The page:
|Rove beetle, 12 mm Philonthus caeruleipennis - REK|
|Earwig, note pointed cerci - Wikipedia|
|Ventral view of Philonthus caeruleipennis - REK|
Typically rove beetles have short elytra covering small wings that are seldom used. Many have evolved to be flexible, able to used their narrow bodies to crawl into narrow places or to shorten their bodies to reduce their surface area to avoid dehydration. The increased exposed surfaces and junctures in their body means they lose moisture more rapidly. They overcome this by staying under humid detritus, leaves, and bark.
|Gold-and-brown Rove Beetle (Ontholestes cingulatus) - L Bower|
Specialized lifestyles means that they can lose some now redundant body parts and save the energy needed to grow and use them. Some species that live in soil and caves have lost their eyes. Others no longer need long distance transportation to maintain their species and no longer have wings.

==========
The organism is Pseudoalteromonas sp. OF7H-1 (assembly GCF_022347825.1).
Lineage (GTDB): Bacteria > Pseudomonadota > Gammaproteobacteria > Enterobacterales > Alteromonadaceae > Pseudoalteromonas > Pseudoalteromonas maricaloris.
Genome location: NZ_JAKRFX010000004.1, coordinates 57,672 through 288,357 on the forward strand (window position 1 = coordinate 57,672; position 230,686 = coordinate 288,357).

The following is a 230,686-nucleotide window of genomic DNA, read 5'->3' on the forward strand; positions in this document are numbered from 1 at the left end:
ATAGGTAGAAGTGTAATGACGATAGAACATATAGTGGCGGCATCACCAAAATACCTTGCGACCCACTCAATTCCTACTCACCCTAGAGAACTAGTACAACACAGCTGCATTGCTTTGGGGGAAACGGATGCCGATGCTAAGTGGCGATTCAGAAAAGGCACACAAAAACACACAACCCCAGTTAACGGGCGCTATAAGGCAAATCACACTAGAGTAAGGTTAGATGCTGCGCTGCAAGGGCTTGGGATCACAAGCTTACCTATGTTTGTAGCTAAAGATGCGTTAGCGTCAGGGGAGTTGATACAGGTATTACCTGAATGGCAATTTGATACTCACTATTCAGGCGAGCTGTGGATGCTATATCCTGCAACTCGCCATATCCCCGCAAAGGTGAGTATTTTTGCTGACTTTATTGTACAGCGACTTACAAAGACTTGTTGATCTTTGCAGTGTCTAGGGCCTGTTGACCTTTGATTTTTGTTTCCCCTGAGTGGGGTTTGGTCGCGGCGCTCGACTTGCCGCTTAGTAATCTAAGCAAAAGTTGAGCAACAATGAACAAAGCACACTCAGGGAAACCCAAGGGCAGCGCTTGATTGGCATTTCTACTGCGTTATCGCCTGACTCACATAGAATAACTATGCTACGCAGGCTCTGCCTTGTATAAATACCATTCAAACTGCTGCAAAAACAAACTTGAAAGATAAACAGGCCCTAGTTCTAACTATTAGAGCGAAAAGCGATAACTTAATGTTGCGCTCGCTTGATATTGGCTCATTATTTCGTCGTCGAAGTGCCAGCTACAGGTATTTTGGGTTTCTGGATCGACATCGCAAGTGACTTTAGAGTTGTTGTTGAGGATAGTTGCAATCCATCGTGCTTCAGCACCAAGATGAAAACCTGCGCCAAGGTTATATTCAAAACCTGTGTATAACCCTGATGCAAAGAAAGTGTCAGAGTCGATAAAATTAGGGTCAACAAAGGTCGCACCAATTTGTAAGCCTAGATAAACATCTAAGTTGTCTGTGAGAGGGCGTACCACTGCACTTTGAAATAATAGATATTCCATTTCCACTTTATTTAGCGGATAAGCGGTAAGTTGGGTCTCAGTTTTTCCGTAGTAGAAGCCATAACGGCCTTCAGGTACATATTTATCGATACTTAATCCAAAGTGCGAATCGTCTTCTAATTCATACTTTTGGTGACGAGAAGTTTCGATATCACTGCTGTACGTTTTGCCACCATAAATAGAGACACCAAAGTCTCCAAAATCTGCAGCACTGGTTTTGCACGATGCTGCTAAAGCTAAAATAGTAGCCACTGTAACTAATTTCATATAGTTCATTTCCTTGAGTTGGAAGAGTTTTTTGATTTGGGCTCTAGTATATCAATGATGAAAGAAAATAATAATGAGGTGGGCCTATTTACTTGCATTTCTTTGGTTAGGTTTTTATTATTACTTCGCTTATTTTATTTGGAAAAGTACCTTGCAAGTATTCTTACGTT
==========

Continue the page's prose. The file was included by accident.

As you might expect with such a large number of families, there is a wide variety of foods that various species specialize in. While many are saprophytic including fungi feeders, others are predatory (fly larvae and even mosquitoes) and a few eat only plants. To get even, the Laboulbeniales order of fungi are obligate ectoparasites, living on rove beetles, mites and millipedes. They get their nutrition from the animal while not usually causing significant harm to the host.
|Rove Beetle - Homaeotarsus sp.http://bugguide.net/node/view/1413817|
|Movie monster or rove beetle? - REK|
* I hope that the metric conversions don't bother you. Most scientific articles use metrics so if we are going to continue to read about nature, we need to get used to it.
The University of Florida has a good in depth discussion on rove beetles in this PDF.